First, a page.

by Johannes Goransson on Apr.29, 2011
A couple of days ago I wrote a post about Billy Collins’s poem “Introduction to Poetry” and the common but misleading rhetoric of “accessible poetry.” This particular poem is interesting to me for several reasons: the way it posits the teacher’s relationship to students as the model of the poetic encounter, the way he rewrites Plath’s “Arrival of the Bee Box” to be mostly unviolent (and the way he writes out the historical connections in that poems to race etc), and, most of all, the final image of the students beating up with hoses in order to find meaning.
This final image is interesting to me for a lot of reasons. It posits that the poem is not in fact “accessible” to the students precisely because there is no deeper meaning, yet posits this as a meaning for students to get: its anti-meaning is its meaning. Part of Collins’s crux is this paradox, and the result is that almost all of Collins’s poems are about poetry (I’m serious): poetry can mean non-meaning, so to speak.
The hose-beating is further interesting to me in that it – more than the overt bee-reference – invokes Plath’s bees: the model of art that “swarms” (media swarms) and her invocation of “atrocity kitsch,” the poem goes Abu Ghraib on Collins, connecting it with wider historical contexts, opening the poem up. And in a poem that is meant to be non- or anti-violent in its rhetoric, it sugggests the affinities between art and violence.
There’s an interesting article up on HtmlGiant today in which Adam Robinson reviews Matt Henrikson’s new book Ordinary Sun by relating the story of him trying to convince his mother to accept the “non-purposive” language of Henrikson as beautiful:
I’m reading Valéry now as fodder for a conversation I’m having with my mom, in which I hope to justify Matthew Henriksen’s abstruse but beautiful book, Ordinary Sun, out now from Black Ocean. It was a valuable challenge to have Mom read these poems to me because her disinterestedness problematized the book. She’s not willing to see the poems as incommunicative but lovely because she is only interested in this “purposive language.”
Holy tissue made of glass,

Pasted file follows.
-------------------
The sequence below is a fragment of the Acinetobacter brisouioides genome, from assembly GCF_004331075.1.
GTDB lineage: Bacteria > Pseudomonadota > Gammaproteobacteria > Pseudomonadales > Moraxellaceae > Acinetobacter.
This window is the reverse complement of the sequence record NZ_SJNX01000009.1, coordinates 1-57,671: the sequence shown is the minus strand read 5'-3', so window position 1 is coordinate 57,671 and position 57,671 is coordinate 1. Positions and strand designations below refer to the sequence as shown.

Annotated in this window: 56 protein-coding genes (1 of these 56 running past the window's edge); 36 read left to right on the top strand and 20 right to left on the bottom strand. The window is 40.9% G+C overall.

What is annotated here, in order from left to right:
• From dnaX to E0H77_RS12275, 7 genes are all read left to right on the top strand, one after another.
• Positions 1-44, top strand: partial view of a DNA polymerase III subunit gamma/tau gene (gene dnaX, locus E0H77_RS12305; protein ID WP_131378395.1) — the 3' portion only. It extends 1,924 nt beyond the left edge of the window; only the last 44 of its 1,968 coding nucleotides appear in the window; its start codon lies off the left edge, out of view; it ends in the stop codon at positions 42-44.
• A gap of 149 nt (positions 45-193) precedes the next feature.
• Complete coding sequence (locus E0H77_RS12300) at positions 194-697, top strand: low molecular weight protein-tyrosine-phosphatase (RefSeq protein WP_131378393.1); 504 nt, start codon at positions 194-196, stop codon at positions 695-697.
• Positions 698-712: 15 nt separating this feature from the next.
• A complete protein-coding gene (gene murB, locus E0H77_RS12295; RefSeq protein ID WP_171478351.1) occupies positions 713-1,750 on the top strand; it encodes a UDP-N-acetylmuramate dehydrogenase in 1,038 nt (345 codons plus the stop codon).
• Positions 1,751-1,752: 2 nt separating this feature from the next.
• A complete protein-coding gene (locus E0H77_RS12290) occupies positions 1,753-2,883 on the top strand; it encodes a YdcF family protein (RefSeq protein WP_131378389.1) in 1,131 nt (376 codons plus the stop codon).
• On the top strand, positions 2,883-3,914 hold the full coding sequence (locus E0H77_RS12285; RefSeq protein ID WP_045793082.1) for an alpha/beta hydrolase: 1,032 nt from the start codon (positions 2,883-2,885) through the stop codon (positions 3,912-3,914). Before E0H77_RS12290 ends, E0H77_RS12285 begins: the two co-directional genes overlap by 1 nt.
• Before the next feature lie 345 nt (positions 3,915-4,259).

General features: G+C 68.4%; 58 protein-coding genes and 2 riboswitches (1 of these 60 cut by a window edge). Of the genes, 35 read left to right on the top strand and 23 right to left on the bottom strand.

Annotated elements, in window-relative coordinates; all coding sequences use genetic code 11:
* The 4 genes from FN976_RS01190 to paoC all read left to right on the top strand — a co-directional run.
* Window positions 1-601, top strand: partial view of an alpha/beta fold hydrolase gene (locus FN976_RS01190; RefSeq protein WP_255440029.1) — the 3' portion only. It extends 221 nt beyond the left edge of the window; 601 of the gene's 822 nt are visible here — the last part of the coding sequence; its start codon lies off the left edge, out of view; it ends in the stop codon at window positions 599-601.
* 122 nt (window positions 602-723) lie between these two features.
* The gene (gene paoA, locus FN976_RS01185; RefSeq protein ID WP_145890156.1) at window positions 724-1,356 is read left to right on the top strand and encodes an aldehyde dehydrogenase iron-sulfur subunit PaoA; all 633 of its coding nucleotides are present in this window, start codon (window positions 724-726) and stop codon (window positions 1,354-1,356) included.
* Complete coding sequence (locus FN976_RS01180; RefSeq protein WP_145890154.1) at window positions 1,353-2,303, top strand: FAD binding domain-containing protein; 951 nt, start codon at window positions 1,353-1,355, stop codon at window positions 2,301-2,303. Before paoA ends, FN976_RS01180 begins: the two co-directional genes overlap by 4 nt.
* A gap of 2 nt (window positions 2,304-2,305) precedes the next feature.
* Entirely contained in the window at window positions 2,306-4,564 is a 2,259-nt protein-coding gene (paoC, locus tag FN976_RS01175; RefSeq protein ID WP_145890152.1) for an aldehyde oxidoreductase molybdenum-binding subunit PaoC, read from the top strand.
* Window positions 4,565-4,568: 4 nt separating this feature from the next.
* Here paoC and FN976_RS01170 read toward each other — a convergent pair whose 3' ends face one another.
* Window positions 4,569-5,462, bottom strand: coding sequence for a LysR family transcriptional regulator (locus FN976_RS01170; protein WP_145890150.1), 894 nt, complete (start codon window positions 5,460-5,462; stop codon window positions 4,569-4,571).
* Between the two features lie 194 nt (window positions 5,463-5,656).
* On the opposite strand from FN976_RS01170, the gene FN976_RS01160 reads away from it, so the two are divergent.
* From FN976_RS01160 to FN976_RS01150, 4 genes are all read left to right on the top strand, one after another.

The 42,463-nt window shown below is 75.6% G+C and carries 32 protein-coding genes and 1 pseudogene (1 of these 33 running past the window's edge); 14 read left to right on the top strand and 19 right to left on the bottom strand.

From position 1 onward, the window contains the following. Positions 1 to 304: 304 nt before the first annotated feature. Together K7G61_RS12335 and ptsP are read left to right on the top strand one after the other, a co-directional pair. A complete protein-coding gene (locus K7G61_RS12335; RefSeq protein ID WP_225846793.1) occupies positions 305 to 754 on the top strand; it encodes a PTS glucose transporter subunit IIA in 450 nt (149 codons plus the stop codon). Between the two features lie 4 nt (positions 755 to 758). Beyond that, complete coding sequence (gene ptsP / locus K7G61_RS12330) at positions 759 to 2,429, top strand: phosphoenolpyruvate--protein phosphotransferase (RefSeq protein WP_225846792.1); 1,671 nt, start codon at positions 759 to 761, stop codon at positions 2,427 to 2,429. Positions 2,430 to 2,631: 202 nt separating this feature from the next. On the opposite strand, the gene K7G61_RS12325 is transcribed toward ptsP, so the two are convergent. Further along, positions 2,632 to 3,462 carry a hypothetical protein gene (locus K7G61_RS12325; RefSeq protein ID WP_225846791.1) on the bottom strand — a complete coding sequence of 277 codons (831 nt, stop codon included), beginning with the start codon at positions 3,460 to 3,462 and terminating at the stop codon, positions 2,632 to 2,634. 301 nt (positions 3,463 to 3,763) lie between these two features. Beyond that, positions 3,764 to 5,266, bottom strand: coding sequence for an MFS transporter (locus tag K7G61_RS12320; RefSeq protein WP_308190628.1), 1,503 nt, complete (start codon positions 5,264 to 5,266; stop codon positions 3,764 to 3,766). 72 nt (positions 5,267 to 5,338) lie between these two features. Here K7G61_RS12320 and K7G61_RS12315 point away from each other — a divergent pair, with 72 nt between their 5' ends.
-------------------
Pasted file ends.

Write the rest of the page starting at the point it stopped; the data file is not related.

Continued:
my tongue is a flame
you touch with your finger,
a flame I try to swallow, bitter
little bird I am, mother day.
Which, come to think of it, I don’t get either. I think it’s lovely though, and eerie and kind of like what I want heavy metal lyrics to be. The poem is finely-tuned and sensate and works for me that way, which is all I ever ask of poetry. Matthew Henriksen is extraordinarily skillful with sharp, provocative language. That’s what brings me back to the book every time, and what fuels my conversation with Mom. I want to defend Henriksen’s considered lines against the priority she ascribes to communication.
Isn’t “non-purposve language” a way of describing Collins’ urge for the non-decodable language? Here it is notable that Robinson takes the same pedagogic rhetoric as Collins’s poem; but it’s also notable that he’s trying to explain “non-purposive’ language to his MOTHER, not his students; the power dynamics are different!
But both Robinson and Collins are actually anti-accessible in some sense: what they posit is that students/mothers want the words to be more meaningful, want to decode them. That might be the most accessible poetry. And that (not its surface or useless beauty) is why Collins is accessible: because the students actually has something they can use new critical close reading to decode.
And as I noted in the comment field to the last post, in response to James’s comments, is what characterizes the neo-new-critical aesthetics of Poetry Magazine: poems that offer themselves up to close readings with little emotional experience or challenge. Poetry Magazine is anti-Romantic in a typical academic/new critical way, or “anti-expressionist” to invoke Kenny Goldsmith’s (one of their staff writers) recent anthology.
One big difference is that neither Robinson nor Henrikson claim, as Collins does – paradoxically – that the poetry is “accessible.” On the contrary, Robinson calls it “abstruse” and – perhaps more importantly – “luxurious”; and in an interview Matt brings a religious terminology to the table, defining it as a quest for the “divine” or “an angel” (maybe Rilke’s terrible angel). But Henrikson is no less “plainspoken” than Collins in the sense that he doesn’t use words that are any more difficult (both use words that are very simple).
The “difficulty” of Henrikson’s poetry is not about access but the experience it aims to put the reader/writer through. It’s not about some cavalier stroll through poetry’s garden (picking up a bee box to listen to before putting it down, going swimming in/fucking Emily Dickinson/her poems) as in Collins, but an idea of poetry as spiritual violence that breaks us apart; in other words the poem as a hose-beating. But it’s not a hose-beating for meaning, but a hose-beating for a kind of transcendent experience. Or: Henrikson is interested in an experience of violent non-purpose-ful poetry; while Collins is interested in writing poems about a non-violent non-purposeful poetry.
Henrikson is interested in a kind of “noise” that has no place in Collins’s “accessibility” but it’s not the violence of “decoding” but exactly the kind of violence that is hard to decode: a violence of the urge toward the irrational. It is certainly “experience-able” as noise, as a kind of violence, if you’re willing to “go there”, but it won’t be “accessible” as meaning a la Poetry Magazine or Billy Collins.
I think Collins has some real nice moments in his poems but they are always contained in little metaphor-episodes, he never lets the bees out of their bee box. Henrikson is obviously invested in being eaten and deformed by the bees. Henrikson is very Romantic and not everyone wants to go “there”, to such a Shelley-esque space of bleeding on the thorns of life. I do do do but then I’m totally an unreconstructed Romantic.